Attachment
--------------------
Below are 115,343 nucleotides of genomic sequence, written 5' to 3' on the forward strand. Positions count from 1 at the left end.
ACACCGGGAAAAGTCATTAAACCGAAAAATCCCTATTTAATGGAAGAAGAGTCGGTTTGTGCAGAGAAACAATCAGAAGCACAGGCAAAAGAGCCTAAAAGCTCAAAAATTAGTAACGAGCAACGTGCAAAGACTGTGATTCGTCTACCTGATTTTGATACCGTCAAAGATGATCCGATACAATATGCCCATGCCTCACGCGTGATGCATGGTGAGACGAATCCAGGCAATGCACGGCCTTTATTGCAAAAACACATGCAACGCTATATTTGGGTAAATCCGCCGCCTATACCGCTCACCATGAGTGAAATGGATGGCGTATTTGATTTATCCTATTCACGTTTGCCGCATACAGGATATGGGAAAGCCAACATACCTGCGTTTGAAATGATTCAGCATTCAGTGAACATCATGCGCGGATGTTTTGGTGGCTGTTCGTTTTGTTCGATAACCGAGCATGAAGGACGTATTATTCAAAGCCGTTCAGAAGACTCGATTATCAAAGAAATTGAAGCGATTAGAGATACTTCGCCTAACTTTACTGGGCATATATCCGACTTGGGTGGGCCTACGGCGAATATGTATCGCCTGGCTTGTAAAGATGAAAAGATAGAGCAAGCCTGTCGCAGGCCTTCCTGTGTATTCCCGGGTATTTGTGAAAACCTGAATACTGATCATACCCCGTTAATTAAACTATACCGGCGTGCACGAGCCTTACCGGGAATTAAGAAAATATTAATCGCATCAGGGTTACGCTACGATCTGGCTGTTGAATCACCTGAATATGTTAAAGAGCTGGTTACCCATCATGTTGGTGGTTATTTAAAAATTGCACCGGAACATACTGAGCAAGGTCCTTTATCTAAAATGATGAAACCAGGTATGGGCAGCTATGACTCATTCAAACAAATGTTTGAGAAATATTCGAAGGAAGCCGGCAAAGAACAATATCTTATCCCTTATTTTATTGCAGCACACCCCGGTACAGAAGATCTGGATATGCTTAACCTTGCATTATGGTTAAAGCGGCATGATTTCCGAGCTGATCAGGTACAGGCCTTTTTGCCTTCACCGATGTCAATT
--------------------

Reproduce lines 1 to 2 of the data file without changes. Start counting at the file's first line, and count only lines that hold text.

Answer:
Below are 115,343 nucleotides of genomic sequence, written 5' to 3' on the forward strand. Positions count from 1 at the left end.
ACACCGGGAAAAGTCATTAAACCGAAAAATCCCTATTTAATGGAAGAAGAGTCGGTTTGTGCAGAGAAACAATCAGAAGCACAGGCAAAAGAGCCTAAAAGCTCAAAAATTAGTAACGAGCAACGTGCAAAGACTGTGATTCGTCTACCTGATTTTGATACCGTCAAAGATGATCCGATACAATATGCCCATGCCTCACGCGTGATGCATGGTGAGACGAATCCAGGCAATGCACGGCCTTTATTGCAAAAACACATGCAACGCTATATTTGGGTAAATCCGCCGCCTATACCGCTCACCATGAGTGAAATGGATGGCGTATTTGATTTATCCTATTCACGTTTGCCGCATACAGGATATGGGAAAGCCAACATACCTGCGTTTGAAATGATTCAGCATTCAGTGAACATCATGCGCGGATGTTTTGGTGGCTGTTCGTTTTGTTCGATAACCGAGCATGAAGGACGTATTATTCAAAGCCGTTCAGAAGACTCGATTATCAAAGAAATTGAAGCGATTAGAGATACTTCGCCTAACTTTACTGGGCATATATCCGACTTGGGTGGGCCTACGGCGAATATGTATCGCCTGGCTTGTAAAGATGAAAAGATAGAGCAAGCCTGTCGCAGGCCTTCCTGTGTATTCCCGGGTATTTGTGAAAACCTGAATACTGATCATACCCCGTTAATTAAACTATACCGGCGTGCACGAGCCTTACCGGGAATTAAGAAAATATTAATCGCATCAGGGTTACGCTACGATCTGGCTGTTGAATCACCTGAATATGTTAAAGAGCTGGTTACCCATCATGTTGGTGGTTATTTAAAAATTGCACCGGAACATACTGAGCAAGGTCCTTTATCTAAAATGATGAAACCAGGTATGGGCAGCTATGACTCATTCAAACAAATGTTTGAGAAATATTCGAAGGAAGCCGGCAAAGAACAATATCTTATCCCTTATTTTATTGCAGCACACCCCGGTACAGAAGATCTGGATATGCTTAACCTTGCATTATGGTTAAAGCGGCATGATTTCCGAGCTGATCAGGTACAGGCCTTTTTGCCTTCACCGATGTCAATT